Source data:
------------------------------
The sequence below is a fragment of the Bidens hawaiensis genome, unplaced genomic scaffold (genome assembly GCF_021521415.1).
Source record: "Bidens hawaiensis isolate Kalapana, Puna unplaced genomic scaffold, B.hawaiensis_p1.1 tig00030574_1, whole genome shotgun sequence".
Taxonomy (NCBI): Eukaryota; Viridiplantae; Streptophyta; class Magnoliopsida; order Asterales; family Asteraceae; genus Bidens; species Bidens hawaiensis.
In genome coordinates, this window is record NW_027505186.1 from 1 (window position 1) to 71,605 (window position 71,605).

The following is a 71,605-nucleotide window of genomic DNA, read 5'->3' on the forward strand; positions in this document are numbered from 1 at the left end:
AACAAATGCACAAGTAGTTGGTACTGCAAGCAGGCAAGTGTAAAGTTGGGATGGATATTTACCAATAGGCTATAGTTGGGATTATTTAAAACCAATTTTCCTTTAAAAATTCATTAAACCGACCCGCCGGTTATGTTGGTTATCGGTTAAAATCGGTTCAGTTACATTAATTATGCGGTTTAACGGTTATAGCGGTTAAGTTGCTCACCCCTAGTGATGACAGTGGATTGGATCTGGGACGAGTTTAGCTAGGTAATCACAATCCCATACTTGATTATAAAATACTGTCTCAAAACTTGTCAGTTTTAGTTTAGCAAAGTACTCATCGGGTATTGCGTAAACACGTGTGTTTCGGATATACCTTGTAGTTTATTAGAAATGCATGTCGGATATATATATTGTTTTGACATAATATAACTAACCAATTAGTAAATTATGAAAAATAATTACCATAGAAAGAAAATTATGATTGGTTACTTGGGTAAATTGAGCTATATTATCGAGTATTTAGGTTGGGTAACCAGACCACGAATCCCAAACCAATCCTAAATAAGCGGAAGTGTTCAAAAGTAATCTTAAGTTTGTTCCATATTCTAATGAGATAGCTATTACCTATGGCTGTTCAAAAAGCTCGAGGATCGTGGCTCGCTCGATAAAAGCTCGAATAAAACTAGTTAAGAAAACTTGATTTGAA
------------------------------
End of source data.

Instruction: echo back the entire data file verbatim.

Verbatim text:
The sequence below is a fragment of the Bidens hawaiensis genome, unplaced genomic scaffold (genome assembly GCF_021521415.1).
Source record: "Bidens hawaiensis isolate Kalapana, Puna unplaced genomic scaffold, B.hawaiensis_p1.1 tig00030574_1, whole genome shotgun sequence".
Taxonomy (NCBI): Eukaryota; Viridiplantae; Streptophyta; class Magnoliopsida; order Asterales; family Asteraceae; genus Bidens; species Bidens hawaiensis.
In genome coordinates, this window is record NW_027505186.1 from 1 (window position 1) to 71,605 (window position 71,605).

The following is a 71,605-nucleotide window of genomic DNA, read 5'->3' on the forward strand; positions in this document are numbered from 1 at the left end:
AACAAATGCACAAGTAGTTGGTACTGCAAGCAGGCAAGTGTAAAGTTGGGATGGATATTTACCAATAGGCTATAGTTGGGATTATTTAAAACCAATTTTCCTTTAAAAATTCATTAAACCGACCCGCCGGTTATGTTGGTTATCGGTTAAAATCGGTTCAGTTACATTAATTATGCGGTTTAACGGTTATAGCGGTTAAGTTGCTCACCCCTAGTGATGACAGTGGATTGGATCTGGGACGAGTTTAGCTAGGTAATCACAATCCCATACTTGATTATAAAATACTGTCTCAAAACTTGTCAGTTTTAGTTTAGCAAAGTACTCATCGGGTATTGCGTAAACACGTGTGTTTCGGATATACCTTGTAGTTTATTAGAAATGCATGTCGGATATATATATTGTTTTGACATAATATAACTAACCAATTAGTAAATTATGAAAAATAATTACCATAGAAAGAAAATTATGATTGGTTACTTGGGTAAATTGAGCTATATTATCGAGTATTTAGGTTGGGTAACCAGACCACGAATCCCAAACCAATCCTAAATAAGCGGAAGTGTTCAAAAGTAATCTTAAGTTTGTTCCATATTCTAATGAGATAGCTATTACCTATGGCTGTTCAAAAAGCTCGAGGATCGTGGCTCGCTCGATAAAAGCTCGAATAAAACTAGTTAAGAAAACTTGATTTGAA